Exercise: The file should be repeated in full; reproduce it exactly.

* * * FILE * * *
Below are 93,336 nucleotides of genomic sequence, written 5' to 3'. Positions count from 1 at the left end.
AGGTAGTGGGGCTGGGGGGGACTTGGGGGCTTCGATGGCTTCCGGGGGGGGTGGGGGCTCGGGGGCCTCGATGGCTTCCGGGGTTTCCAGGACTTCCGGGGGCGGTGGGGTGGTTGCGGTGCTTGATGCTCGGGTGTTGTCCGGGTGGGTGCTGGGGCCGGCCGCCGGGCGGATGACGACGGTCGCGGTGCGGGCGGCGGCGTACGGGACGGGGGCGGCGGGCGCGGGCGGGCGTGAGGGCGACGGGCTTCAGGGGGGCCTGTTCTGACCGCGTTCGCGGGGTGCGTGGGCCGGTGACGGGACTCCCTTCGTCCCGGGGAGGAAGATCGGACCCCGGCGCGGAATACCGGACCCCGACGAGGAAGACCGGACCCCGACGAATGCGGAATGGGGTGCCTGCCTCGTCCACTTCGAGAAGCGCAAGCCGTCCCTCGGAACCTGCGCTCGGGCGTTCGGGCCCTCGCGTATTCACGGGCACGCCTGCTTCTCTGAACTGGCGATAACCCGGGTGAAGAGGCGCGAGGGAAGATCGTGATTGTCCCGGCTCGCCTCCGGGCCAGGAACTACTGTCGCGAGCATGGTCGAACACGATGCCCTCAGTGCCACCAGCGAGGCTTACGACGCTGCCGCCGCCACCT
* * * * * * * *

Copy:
Below are 93,336 nucleotides of genomic sequence, written 5' to 3'. Positions count from 1 at the left end.
AGGTAGTGGGGCTGGGGGGGACTTGGGGGCTTCGATGGCTTCCGGGGGGGGTGGGGGCTCGGGGGCCTCGATGGCTTCCGGGGTTTCCAGGACTTCCGGGGGCGGTGGGGTGGTTGCGGTGCTTGATGCTCGGGTGTTGTCCGGGTGGGTGCTGGGGCCGGCCGCCGGGCGGATGACGACGGTCGCGGTGCGGGCGGCGGCGTACGGGACGGGGGCGGCGGGCGCGGGCGGGCGTGAGGGCGACGGGCTTCAGGGGGGCCTGTTCTGACCGCGTTCGCGGGGTGCGTGGGCCGGTGACGGGACTCCCTTCGTCCCGGGGAGGAAGATCGGACCCCGGCGCGGAATACCGGACCCCGACGAGGAAGACCGGACCCCGACGAATGCGGAATGGGGTGCCTGCCTCGTCCACTTCGAGAAGCGCAAGCCGTCCCTCGGAACCTGCGCTCGGGCGTTCGGGCCCTCGCGTATTCACGGGCACGCCTGCTTCTCTGAACTGGCGATAACCCGGGTGAAGAGGCGCGAGGGAAGATCGTGATTGTCCCGGCTCGCCTCCGGGCCAGGAACTACTGTCGCGAGCATGGTCGAACACGATGCCCTCAGTGCCACCAGCGAGGCTTACGACGCTGCCGCCGCCACCT